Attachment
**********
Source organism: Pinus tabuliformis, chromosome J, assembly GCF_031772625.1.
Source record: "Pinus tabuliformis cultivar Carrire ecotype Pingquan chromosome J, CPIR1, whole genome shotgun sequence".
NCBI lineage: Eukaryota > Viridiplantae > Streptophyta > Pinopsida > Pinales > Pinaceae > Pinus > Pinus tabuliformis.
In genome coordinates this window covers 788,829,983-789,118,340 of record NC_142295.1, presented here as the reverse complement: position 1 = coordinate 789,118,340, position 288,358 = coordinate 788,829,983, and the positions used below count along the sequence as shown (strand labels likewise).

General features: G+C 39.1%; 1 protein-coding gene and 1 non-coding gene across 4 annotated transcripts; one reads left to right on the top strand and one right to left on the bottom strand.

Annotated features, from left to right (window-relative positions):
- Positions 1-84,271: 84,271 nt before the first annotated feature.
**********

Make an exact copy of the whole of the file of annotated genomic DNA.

Source organism: Pinus tabuliformis, chromosome J, assembly GCF_031772625.1.
Source record: "Pinus tabuliformis cultivar Carrire ecotype Pingquan chromosome J, CPIR1, whole genome shotgun sequence".
NCBI lineage: Eukaryota > Viridiplantae > Streptophyta > Pinopsida > Pinales > Pinaceae > Pinus > Pinus tabuliformis.
In genome coordinates this window covers 788,829,983-789,118,340 of record NC_142295.1, presented here as the reverse complement: position 1 = coordinate 789,118,340, position 288,358 = coordinate 788,829,983, and the positions used below count along the sequence as shown (strand labels likewise).

General features: G+C 39.1%; 1 protein-coding gene and 1 non-coding gene across 4 annotated transcripts; one reads left to right on the top strand and one right to left on the bottom strand.

Annotated features, from left to right (window-relative positions):
- Positions 1-84,271: 84,271 nt before the first annotated feature.